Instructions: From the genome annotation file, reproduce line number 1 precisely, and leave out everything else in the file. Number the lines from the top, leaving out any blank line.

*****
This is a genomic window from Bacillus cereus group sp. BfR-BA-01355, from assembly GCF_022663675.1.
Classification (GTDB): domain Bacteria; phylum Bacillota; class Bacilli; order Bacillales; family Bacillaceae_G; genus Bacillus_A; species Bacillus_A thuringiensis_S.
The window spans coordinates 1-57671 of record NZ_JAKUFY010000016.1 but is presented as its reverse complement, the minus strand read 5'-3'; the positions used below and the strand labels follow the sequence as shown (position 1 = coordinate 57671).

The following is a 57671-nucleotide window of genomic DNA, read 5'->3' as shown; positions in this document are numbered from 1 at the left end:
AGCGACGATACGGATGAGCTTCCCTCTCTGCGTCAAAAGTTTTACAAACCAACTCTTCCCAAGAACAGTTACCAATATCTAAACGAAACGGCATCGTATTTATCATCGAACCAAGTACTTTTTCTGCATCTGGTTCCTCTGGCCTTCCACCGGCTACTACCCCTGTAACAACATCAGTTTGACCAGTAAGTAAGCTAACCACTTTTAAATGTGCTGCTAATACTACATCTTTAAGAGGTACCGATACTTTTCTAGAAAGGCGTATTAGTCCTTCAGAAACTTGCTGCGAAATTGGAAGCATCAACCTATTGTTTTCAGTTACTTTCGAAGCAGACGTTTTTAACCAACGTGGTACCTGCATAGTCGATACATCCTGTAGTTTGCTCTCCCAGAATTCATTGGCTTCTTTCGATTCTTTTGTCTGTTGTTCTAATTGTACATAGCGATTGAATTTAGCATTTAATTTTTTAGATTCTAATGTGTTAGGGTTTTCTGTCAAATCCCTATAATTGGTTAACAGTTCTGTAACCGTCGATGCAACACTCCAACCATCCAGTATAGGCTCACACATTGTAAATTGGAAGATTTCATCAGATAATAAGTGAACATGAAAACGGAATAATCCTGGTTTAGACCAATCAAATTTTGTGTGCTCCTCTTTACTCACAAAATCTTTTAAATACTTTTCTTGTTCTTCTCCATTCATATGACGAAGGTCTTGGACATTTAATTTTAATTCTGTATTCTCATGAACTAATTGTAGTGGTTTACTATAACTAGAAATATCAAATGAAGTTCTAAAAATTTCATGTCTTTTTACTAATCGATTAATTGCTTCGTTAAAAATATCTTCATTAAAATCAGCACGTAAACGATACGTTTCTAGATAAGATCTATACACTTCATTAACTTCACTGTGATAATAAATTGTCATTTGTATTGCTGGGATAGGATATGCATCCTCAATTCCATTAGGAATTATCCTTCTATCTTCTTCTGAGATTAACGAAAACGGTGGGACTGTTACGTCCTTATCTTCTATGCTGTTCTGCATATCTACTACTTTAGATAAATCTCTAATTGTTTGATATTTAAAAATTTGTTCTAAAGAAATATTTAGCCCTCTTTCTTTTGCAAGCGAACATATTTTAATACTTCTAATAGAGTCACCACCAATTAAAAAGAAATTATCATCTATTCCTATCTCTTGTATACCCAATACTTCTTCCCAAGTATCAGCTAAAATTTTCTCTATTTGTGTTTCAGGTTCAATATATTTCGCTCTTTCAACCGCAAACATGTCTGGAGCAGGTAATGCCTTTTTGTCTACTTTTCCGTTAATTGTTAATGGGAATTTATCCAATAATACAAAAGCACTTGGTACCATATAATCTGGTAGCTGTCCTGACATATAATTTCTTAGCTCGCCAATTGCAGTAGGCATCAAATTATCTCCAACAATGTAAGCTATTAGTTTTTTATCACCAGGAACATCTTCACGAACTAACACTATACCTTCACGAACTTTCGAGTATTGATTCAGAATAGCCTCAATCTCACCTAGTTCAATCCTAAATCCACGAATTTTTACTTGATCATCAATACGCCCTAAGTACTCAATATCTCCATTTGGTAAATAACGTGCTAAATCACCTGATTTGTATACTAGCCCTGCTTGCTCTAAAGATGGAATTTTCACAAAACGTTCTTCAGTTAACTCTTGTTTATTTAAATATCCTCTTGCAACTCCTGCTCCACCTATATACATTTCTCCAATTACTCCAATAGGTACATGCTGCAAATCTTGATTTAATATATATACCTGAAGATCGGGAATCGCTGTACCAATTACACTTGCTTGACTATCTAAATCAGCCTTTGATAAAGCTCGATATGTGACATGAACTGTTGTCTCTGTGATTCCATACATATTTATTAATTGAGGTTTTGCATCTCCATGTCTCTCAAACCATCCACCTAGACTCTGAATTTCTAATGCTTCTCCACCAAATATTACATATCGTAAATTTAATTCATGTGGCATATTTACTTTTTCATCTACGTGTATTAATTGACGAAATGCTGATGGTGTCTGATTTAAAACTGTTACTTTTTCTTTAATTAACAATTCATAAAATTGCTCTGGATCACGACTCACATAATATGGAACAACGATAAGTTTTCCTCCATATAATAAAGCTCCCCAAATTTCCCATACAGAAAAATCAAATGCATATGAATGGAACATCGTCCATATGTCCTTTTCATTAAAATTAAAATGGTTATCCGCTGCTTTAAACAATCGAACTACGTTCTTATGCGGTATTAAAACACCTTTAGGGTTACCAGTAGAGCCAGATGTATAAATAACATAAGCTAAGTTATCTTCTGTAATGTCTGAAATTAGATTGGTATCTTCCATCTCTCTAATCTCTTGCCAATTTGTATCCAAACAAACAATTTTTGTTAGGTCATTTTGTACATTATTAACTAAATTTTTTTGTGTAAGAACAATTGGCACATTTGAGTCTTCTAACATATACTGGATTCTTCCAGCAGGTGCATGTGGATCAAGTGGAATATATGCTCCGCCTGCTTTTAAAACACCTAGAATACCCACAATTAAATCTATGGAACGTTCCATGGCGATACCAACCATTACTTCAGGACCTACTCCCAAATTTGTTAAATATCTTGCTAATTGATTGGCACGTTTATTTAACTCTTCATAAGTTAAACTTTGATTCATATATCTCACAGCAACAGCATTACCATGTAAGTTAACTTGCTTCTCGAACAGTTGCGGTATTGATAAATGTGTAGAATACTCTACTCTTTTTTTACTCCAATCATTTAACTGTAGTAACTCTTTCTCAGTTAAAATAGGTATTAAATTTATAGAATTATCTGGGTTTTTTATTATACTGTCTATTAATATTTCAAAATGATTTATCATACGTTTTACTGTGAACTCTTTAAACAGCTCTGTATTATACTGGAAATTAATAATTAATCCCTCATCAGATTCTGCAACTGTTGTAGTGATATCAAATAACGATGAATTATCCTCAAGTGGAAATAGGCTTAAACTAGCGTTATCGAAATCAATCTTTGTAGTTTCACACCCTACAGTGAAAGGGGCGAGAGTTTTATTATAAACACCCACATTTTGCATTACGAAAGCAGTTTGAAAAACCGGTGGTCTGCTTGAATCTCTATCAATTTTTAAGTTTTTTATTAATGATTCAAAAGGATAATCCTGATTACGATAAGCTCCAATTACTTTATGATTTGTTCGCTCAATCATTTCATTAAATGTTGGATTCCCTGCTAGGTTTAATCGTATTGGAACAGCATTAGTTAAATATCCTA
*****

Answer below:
This is a genomic window from Bacillus cereus group sp. BfR-BA-01355, from assembly GCF_022663675.1.